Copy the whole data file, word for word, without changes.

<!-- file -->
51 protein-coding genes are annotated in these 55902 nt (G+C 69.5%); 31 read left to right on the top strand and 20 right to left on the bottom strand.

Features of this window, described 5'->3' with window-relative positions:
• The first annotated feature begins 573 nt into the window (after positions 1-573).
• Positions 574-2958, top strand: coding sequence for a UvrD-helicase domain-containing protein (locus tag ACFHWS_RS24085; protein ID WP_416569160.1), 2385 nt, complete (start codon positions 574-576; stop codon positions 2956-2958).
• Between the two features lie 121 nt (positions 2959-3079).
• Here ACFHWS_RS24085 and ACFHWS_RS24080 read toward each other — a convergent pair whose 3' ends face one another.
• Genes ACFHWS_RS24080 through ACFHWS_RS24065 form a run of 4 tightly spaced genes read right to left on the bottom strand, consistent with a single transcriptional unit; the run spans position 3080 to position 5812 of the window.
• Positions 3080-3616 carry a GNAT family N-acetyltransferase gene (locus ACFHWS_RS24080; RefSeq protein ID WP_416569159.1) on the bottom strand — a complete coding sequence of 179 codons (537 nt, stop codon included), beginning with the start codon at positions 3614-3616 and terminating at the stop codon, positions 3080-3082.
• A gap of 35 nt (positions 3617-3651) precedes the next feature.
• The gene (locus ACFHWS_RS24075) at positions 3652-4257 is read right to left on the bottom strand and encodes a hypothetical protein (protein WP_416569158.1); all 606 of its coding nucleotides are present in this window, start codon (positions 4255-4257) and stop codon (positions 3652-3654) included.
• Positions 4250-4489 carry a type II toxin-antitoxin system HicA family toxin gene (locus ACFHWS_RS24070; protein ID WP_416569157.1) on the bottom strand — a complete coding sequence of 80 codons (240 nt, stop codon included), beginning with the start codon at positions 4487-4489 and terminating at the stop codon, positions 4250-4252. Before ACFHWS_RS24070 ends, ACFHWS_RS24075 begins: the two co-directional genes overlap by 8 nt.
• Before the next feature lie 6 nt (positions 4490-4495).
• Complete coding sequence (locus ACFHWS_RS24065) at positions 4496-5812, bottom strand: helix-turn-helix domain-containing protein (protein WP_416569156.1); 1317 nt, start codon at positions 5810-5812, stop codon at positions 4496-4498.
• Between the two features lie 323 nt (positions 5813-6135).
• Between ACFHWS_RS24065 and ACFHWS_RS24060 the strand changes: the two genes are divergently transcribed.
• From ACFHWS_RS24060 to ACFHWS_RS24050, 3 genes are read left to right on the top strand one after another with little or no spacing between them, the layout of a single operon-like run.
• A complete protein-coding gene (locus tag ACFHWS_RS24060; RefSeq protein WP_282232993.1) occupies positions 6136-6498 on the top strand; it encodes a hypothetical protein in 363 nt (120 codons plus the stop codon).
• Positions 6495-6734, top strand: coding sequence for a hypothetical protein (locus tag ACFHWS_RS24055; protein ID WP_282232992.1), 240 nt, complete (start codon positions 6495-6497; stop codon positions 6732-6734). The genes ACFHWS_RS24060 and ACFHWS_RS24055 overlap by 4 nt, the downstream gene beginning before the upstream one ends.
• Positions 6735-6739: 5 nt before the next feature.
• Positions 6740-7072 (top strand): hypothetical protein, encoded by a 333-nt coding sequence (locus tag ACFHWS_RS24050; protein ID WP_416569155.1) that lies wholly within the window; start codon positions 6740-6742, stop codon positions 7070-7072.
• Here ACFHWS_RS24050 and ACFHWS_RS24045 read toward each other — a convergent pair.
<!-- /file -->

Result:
51 protein-coding genes are annotated in these 55902 nt (G+C 69.5%); 31 read left to right on the top strand and 20 right to left on the bottom strand.

Features of this window, described 5'->3' with window-relative positions:
• The first annotated feature begins 573 nt into the window (after positions 1-573).
• Positions 574-2958, top strand: coding sequence for a UvrD-helicase domain-containing protein (locus tag ACFHWS_RS24085; protein ID WP_416569160.1), 2385 nt, complete (start codon positions 574-576; stop codon positions 2956-2958).
• Between the two features lie 121 nt (positions 2959-3079).
• Here ACFHWS_RS24085 and ACFHWS_RS24080 read toward each other — a convergent pair whose 3' ends face one another.
• Genes ACFHWS_RS24080 through ACFHWS_RS24065 form a run of 4 tightly spaced genes read right to left on the bottom strand, consistent with a single transcriptional unit; the run spans position 3080 to position 5812 of the window.
• Positions 3080-3616 carry a GNAT family N-acetyltransferase gene (locus ACFHWS_RS24080; RefSeq protein ID WP_416569159.1) on the bottom strand — a complete coding sequence of 179 codons (537 nt, stop codon included), beginning with the start codon at positions 3614-3616 and terminating at the stop codon, positions 3080-3082.
• A gap of 35 nt (positions 3617-3651) precedes the next feature.
• The gene (locus ACFHWS_RS24075) at positions 3652-4257 is read right to left on the bottom strand and encodes a hypothetical protein (protein WP_416569158.1); all 606 of its coding nucleotides are present in this window, start codon (positions 4255-4257) and stop codon (positions 3652-3654) included.
• Positions 4250-4489 carry a type II toxin-antitoxin system HicA family toxin gene (locus ACFHWS_RS24070; protein ID WP_416569157.1) on the bottom strand — a complete coding sequence of 80 codons (240 nt, stop codon included), beginning with the start codon at positions 4487-4489 and terminating at the stop codon, positions 4250-4252. Before ACFHWS_RS24070 ends, ACFHWS_RS24075 begins: the two co-directional genes overlap by 8 nt.
• Before the next feature lie 6 nt (positions 4490-4495).
• Complete coding sequence (locus ACFHWS_RS24065) at positions 4496-5812, bottom strand: helix-turn-helix domain-containing protein (protein WP_416569156.1); 1317 nt, start codon at positions 5810-5812, stop codon at positions 4496-4498.
• Between the two features lie 323 nt (positions 5813-6135).
• Between ACFHWS_RS24065 and ACFHWS_RS24060 the strand changes: the two genes are divergently transcribed.
• From ACFHWS_RS24060 to ACFHWS_RS24050, 3 genes are read left to right on the top strand one after another with little or no spacing between them, the layout of a single operon-like run.
• A complete protein-coding gene (locus tag ACFHWS_RS24060; RefSeq protein WP_282232993.1) occupies positions 6136-6498 on the top strand; it encodes a hypothetical protein in 363 nt (120 codons plus the stop codon).
• Positions 6495-6734, top strand: coding sequence for a hypothetical protein (locus tag ACFHWS_RS24055; protein ID WP_282232992.1), 240 nt, complete (start codon positions 6495-6497; stop codon positions 6732-6734). The genes ACFHWS_RS24060 and ACFHWS_RS24055 overlap by 4 nt, the downstream gene beginning before the upstream one ends.
• Positions 6735-6739: 5 nt before the next feature.
• Positions 6740-7072 (top strand): hypothetical protein, encoded by a 333-nt coding sequence (locus tag ACFHWS_RS24050; protein ID WP_416569155.1) that lies wholly within the window; start codon positions 6740-6742, stop codon positions 7070-7072.
• Here ACFHWS_RS24050 and ACFHWS_RS24045 read toward each other — a convergent pair.